SpeedOf.Me Review

A Review of SpeedOf.Me, a Bandwith Testing Service

Screenshot of an Internet speed test at SpeedOf.Me
© Speed Of Me

SpeedOf.Me is an Internet speed test website that works differently than most, which in this case is a very good thing.

While traditional bandwidth tests use Flash and Java to do their testing, SpeedOf.Me does not. Instead, SpeedOf.Me tests bandwidth directly from the browser via HTML5 instead of via one of those 3rd-party plugins, greatly increasing the chance that the test is accurate.

Tip: See HTML5 vs Flash Internet Speed Tests: Which is Better?

for more on the difference and why it's important.

SpeedOf.Me works in all modern browsers, like Chrome, IE, Safari, and Firefox. This means that you can test your bandwidth on your desktop, tablet, laptop, or smartphone... yes, even your iPad, iPhone, or Android device!

Test Your Bandwidth with SpeedOf.Me

Also, instead of testing bandwidth between your network and the closest available server, SpeedOf.Me uses the quickest and most reliable server that's available at the present time.

SpeedOf.Me Pros & Cons

There's much to like about this bandwidth testing website:

Pros

  • Lightweight, so it runs quickly and smoothly
  • Intelligently determines the best testing servers
  • Over 59 servers are located across 5 continents
  • Results can be shared and saved as an image or PDF file
  • Uses HTML5 in place of Java or Flash
  • Works with both mobile and desktop browsers
  • Keeps a history of test results
  • Can download a second-by-second detailed speed report

    Cons

    • Graphics aren't as attractive as similar speed test sites
    • Can't change the unit displayed in the results (e.g. megabit vs megabyte)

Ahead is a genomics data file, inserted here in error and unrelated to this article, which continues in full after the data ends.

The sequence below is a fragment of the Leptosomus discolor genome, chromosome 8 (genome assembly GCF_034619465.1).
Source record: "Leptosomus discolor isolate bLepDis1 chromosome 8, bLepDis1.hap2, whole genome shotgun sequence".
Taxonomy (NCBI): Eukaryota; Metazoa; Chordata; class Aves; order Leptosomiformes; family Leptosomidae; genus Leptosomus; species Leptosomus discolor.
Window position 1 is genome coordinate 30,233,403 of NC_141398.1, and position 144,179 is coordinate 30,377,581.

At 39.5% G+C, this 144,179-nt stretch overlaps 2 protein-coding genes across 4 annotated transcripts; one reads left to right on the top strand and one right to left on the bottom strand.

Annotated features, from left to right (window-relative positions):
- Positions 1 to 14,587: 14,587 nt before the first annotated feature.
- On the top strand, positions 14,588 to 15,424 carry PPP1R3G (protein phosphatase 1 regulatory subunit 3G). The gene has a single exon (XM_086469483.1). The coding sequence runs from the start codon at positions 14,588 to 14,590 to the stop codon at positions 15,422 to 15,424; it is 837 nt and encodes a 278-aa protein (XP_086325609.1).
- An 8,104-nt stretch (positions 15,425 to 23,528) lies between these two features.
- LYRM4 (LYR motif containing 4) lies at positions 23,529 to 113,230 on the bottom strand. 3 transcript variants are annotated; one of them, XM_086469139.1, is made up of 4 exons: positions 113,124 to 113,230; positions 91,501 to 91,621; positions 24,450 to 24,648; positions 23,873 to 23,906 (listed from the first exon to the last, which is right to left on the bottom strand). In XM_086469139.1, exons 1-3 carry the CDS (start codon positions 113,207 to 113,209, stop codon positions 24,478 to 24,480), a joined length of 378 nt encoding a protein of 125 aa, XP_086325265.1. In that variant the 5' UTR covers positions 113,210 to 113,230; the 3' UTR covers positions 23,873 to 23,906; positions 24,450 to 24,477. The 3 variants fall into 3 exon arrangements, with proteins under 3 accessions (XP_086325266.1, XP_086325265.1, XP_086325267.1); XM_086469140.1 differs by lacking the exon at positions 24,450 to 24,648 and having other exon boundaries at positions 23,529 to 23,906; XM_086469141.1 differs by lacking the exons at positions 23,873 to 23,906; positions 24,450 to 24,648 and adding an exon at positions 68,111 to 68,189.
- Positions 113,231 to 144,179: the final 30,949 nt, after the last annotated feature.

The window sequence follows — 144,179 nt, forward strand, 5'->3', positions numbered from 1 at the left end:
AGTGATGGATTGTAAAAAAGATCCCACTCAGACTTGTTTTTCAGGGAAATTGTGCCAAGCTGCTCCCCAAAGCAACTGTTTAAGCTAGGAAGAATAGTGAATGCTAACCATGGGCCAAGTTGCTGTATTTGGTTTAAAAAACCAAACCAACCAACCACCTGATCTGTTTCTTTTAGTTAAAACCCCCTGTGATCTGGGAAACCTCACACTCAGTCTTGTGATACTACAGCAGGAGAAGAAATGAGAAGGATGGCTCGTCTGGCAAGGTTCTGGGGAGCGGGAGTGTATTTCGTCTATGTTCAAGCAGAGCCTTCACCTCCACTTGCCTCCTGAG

• No option to register for an account to keep a longer history of results

    My Thoughts on SpeedOf.Me

    SpeedOf.Me is extremely easy to use. You don't need to know anything about your network hardware (or your computer at all, really) to test your bandwidth.

    It's as easy as tapping or clicking Start Test... and waiting for the results. All the work is done behind the scenes.

    Some Internet speed test sites download small chunks of data and then extrapolate the results to tell you how fast your network can upload and download files. SpeedOf.Me is different in that it keeps testing the connection with larger and larger file samples until it takes longer than 8 seconds to complete.

    Working this way means the results can be accurate for networks of all speeds, from the slowest to the fastest ones. Very smart.

    Also, the fact that large, contiguous file samples are used means that the results are more closely related to an actual browsing experience where files are not downloaded in small pieces.

    I also like how the results are displayed. During a scan, you can see the speed test working right in front of you, as the lines move up and down the screen to show a faster and slower speed with each second that passes.

    The download test is performed first, followed by the upload test. Once the results are shown, you can toggle either test on or off to focus on one or the other. Also, when saving or printing the results, you'll get an exact copy of what you're seeing on the chart, meaning you can print only the upload results if you wanted to.

    You can also select any section of the results to zoom closer to the chart. Doing this makes it possible to save results between a specific time frame.

    Not everything about SpeedOf.Me is unicorns and rainbows, though. For example, you can't build a user account to keep track of past results like the popular Speedtest.net website lets you do. This means if you want to store your results over a long period of time you'll have to download them to your computer.

    I also don't like the fact that you can't change the results of a scan to display speeds in megabytes instead of megabits. This shouldn't be a determining factor when choosing a good Internet speed test site, though.

    It's more just a small annoyance.

    Test Your Bandwidth with SpeedOf.Me